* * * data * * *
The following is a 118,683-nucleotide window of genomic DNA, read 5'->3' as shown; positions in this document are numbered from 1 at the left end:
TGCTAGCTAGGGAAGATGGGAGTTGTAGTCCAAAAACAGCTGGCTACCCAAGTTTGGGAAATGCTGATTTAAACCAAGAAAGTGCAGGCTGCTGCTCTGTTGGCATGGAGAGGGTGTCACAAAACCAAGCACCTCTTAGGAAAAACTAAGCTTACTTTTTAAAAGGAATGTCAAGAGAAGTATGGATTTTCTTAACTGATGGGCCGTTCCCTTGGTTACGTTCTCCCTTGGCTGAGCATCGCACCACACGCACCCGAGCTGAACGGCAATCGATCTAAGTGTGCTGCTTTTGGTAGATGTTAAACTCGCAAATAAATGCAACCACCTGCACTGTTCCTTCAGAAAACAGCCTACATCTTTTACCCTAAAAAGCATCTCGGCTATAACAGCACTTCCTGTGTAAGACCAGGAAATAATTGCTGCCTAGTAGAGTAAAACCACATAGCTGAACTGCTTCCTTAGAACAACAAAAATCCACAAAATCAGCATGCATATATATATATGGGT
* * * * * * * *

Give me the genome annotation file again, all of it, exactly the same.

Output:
The following is a 118,683-nucleotide window of genomic DNA, read 5'->3' as shown; positions in this document are numbered from 1 at the left end:
TGCTAGCTAGGGAAGATGGGAGTTGTAGTCCAAAAACAGCTGGCTACCCAAGTTTGGGAAATGCTGATTTAAACCAAGAAAGTGCAGGCTGCTGCTCTGTTGGCATGGAGAGGGTGTCACAAAACCAAGCACCTCTTAGGAAAAACTAAGCTTACTTTTTAAAAGGAATGTCAAGAGAAGTATGGATTTTCTTAACTGATGGGCCGTTCCCTTGGTTACGTTCTCCCTTGGCTGAGCATCGCACCACACGCACCCGAGCTGAACGGCAATCGATCTAAGTGTGCTGCTTTTGGTAGATGTTAAACTCGCAAATAAATGCAACCACCTGCACTGTTCCTTCAGAAAACAGCCTACATCTTTTACCCTAAAAAGCATCTCGGCTATAACAGCACTTCCTGTGTAAGACCAGGAAATAATTGCTGCCTAGTAGAGTAAAACCACATAGCTGAACTGCTTCCTTAGAACAACAAAAATCCACAAAATCAGCATGCATATATATATATGGGT